Using their handy-dandy AGN and star-formation photoionization models, the authors checked that the emission lines ratios produced by their models agree with standard optical line-ratio diagnostic diagrams such as the BPT diagram. After passing this first check, they looked at various UV line ratios and discovered a handful of useful ones. The first are line ratios of He II, C IV, and C III] which are some of the most common UV lines in galaxy spectra that arise from the cooling of these ion species. AGNs and star-formation galaxies separate nicely in the line ratio diagram of C III]/He versus C IV/He II, as shown in Figure 2. Because AGNs and star-formation galaxies do not overlap in either axis in this diagram, each of the line ratios on its own can help discriminate between an AGN and a star-forming galaxy; together though, they provide unequivocal identification of the ionizing source. The second UV line ratio is Neon (Ne)-based ratios involving [Ne III], [Ne IV], and [Ne V], all of which require high ionizing energies unlikely to originate from star-formation. Figure 3 shows one Ne-based line ratios using [Ne IV] where one can see distinct islands of AGNs and star-forming galaxies.

fig2

Figure 2 – Predicted emission line ratios of the AGN and star-forming galaxy models in the CIII]/He II vs. C IV/He II diagnostic diagram. The numbers in the plot indicate one set of gas density and dust-to-metal mass ratio values used in the models. Stars connected by dotted lines refer to star-forming galaxies while solid and dashed lines denote AGNs. Both are color-coded by metalliticies. Observed AGNs and star-forming galaxies are indicated by crosses and diamonds respectively. [Figure 6 (third figure of top panel) in the paper]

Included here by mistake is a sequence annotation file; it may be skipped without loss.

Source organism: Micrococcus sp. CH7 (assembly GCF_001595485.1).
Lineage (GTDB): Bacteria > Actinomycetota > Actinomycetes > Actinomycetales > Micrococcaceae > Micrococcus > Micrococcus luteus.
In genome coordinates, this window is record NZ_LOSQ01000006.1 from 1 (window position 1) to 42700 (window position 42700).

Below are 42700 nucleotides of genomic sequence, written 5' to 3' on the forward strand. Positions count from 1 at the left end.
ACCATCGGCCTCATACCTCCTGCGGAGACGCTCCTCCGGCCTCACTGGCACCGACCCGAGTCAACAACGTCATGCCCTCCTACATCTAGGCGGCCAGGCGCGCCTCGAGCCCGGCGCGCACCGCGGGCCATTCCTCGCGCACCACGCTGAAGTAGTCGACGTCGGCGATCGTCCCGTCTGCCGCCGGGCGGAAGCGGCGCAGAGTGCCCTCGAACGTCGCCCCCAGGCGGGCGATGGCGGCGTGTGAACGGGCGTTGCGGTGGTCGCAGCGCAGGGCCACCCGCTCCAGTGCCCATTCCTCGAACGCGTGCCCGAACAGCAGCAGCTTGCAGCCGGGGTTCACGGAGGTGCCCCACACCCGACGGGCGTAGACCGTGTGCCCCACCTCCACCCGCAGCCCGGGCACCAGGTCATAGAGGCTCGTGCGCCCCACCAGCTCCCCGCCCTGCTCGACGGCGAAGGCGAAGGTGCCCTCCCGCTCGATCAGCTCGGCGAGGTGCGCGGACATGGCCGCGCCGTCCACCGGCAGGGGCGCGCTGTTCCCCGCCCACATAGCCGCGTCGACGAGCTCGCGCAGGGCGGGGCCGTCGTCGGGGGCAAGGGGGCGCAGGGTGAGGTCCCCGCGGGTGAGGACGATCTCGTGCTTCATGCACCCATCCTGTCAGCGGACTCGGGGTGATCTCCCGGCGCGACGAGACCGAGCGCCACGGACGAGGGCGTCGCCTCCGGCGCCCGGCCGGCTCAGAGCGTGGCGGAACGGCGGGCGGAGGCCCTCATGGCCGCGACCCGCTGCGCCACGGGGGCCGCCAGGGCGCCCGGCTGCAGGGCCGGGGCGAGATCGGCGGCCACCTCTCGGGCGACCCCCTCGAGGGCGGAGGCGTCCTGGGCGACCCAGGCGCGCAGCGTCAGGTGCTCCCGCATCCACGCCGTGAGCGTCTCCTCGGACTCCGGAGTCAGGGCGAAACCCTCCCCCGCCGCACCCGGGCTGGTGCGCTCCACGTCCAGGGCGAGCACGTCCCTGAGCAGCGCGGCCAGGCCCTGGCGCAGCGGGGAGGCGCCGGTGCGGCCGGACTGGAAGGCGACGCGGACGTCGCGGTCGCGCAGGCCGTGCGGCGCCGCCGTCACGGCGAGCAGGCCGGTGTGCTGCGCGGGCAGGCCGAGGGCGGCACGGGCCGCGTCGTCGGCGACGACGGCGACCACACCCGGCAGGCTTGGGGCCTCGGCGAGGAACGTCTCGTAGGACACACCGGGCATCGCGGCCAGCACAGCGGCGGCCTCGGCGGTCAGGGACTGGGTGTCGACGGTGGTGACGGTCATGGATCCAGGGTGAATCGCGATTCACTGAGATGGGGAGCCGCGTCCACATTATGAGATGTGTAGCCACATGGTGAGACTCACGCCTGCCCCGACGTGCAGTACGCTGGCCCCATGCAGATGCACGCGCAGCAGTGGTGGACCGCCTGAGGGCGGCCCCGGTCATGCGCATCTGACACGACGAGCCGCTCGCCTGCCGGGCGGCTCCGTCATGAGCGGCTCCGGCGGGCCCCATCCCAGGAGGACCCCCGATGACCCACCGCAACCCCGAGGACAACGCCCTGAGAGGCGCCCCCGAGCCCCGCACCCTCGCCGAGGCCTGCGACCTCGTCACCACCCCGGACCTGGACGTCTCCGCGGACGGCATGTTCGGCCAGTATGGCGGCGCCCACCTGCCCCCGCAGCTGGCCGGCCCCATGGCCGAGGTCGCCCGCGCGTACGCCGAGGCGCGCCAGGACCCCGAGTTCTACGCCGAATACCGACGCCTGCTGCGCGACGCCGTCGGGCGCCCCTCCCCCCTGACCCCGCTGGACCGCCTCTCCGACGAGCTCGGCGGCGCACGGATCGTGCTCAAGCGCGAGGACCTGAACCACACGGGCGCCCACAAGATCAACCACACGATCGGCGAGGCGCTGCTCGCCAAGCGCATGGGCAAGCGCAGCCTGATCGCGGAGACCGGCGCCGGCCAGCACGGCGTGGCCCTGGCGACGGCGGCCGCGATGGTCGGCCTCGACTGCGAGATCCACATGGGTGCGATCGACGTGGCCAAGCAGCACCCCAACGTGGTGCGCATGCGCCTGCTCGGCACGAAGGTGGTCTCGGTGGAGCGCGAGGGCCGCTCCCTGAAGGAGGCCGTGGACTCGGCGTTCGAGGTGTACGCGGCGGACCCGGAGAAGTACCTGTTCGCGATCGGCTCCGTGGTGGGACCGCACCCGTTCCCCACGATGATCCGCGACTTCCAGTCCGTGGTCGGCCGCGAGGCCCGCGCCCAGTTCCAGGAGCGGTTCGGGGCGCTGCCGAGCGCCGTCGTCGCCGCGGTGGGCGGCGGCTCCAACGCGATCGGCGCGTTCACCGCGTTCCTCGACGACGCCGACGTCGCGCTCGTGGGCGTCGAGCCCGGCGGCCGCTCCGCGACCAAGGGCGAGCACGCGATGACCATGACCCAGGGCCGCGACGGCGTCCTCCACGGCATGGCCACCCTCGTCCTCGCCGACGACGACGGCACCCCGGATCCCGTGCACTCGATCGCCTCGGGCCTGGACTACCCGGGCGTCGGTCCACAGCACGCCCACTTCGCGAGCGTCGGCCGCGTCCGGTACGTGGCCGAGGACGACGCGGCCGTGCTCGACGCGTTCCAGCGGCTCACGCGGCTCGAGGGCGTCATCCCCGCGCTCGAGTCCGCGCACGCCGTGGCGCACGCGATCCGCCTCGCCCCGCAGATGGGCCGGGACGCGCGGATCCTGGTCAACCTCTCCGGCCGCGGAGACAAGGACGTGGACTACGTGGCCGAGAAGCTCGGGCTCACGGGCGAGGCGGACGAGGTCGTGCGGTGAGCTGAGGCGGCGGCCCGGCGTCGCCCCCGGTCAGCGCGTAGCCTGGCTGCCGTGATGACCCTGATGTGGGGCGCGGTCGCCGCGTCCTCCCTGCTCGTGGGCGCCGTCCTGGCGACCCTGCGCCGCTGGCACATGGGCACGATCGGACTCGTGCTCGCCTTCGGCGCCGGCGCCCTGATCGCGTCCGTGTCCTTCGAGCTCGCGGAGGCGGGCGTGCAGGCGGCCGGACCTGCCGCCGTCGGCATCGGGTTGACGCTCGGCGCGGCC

fig3

Figure 3 – Predicted emission line ratios of the AGN and star-forming galaxy models in [Ne IV]-based line ratios. The points are marked similarly as Figure 2. [Figure 12 (first panel plot) in the paper]

 

 

 

 

 

 

 

 

 

 

 

Are AGN and star-formation the only two processes that contribute to emission lines of a galaxy? The answer is no, because shocks (caused by interaction of jets and the ambient gas) can also ionize their surrounding and produce AGN-like emission lines. For instance, it can give rise to C III] and CIV lines and the ratio of these lines with He II (the diagnostic diagram in Figure 2) are predicted to be larger than that caused by an AGN. Shocks are nasty business and difficult to be framed to allow for an apple-to-apple comparison with AGN and star-formation models. The authors therefore did not account for shocks in their emission lines and deferred this task to a future study. Nevertheless, the new UV line diagnostics presented in this study are still valuable to help interpret emission spectra of ancient galaxies and constrain the dominant ionizing sources in the early Universe.

 

About Suk Sien Tie

I am a second year PhD student starting at the Department of Astronomy at The Ohio State University. I’m broadly interested in most things, i.e. I’m still figuring out where my interests lie. I’ve worked on X-ray transients and have had some stint in instrumentation as an undergrad. Currently, I am working on high-redshift (z ~ 6) quasars in the Dark Energy Survey (DES). Instrumentation is a prospect I intend to pursue, motivated by the observation that we need more builders.

Outside of work, I like to read, run, bike, travel, and eat.